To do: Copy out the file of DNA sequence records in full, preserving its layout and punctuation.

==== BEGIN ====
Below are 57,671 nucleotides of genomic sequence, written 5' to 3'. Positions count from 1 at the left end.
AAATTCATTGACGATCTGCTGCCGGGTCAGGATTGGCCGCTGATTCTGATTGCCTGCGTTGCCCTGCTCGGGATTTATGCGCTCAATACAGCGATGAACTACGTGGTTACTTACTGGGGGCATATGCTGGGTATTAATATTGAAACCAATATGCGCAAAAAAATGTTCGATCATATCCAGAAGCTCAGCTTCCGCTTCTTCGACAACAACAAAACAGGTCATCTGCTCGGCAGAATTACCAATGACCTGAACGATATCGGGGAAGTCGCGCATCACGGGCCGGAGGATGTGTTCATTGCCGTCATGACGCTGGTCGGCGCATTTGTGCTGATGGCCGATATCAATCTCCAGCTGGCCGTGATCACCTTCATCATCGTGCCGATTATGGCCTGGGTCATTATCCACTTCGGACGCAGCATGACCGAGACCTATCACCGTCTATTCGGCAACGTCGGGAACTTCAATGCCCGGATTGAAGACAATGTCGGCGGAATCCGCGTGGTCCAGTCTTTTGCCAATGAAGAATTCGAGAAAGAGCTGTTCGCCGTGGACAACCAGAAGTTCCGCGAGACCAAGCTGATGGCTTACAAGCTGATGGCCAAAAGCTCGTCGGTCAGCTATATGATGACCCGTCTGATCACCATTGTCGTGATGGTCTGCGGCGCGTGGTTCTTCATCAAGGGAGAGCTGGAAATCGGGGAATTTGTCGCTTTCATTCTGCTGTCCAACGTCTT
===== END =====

Below are 57,671 nucleotides of genomic sequence, written 5' to 3'. Positions count from 1 at the left end.
AAATTCATTGACGATCTGCTGCCGGGTCAGGATTGGCCGCTGATTCTGATTGCCTGCGTTGCCCTGCTCGGGATTTATGCGCTCAATACAGCGATGAACTACGTGGTTACTTACTGGGGGCATATGCTGGGTATTAATATTGAAACCAATATGCGCAAAAAAATGTTCGATCATATCCAGAAGCTCAGCTTCCGCTTCTTCGACAACAACAAAACAGGTCATCTGCTCGGCAGAATTACCAATGACCTGAACGATATCGGGGAAGTCGCGCATCACGGGCCGGAGGATGTGTTCATTGCCGTCATGACGCTGGTCGGCGCATTTGTGCTGATGGCCGATATCAATCTCCAGCTGGCCGTGATCACCTTCATCATCGTGCCGATTATGGCCTGGGTCATTATCCACTTCGGACGCAGCATGACCGAGACCTATCACCGTCTATTCGGCAACGTCGGGAACTTCAATGCCCGGATTGAAGACAATGTCGGCGGAATCCGCGTGGTCCAGTCTTTTGCCAATGAAGAATTCGAGAAAGAGCTGTTCGCCGTGGACAACCAGAAGTTCCGCGAGACCAAGCTGATGGCTTACAAGCTGATGGCCAAAAGCTCGTCGGTCAGCTATATGATGACCCGTCTGATCACCATTGTCGTGATGGTCTGCGGCGCGTGGTTCTTCATCAAGGGAGAGCTGGAAATCGGGGAATTTGTCGCTTTCATTCTGCTGTCCAACGTCTT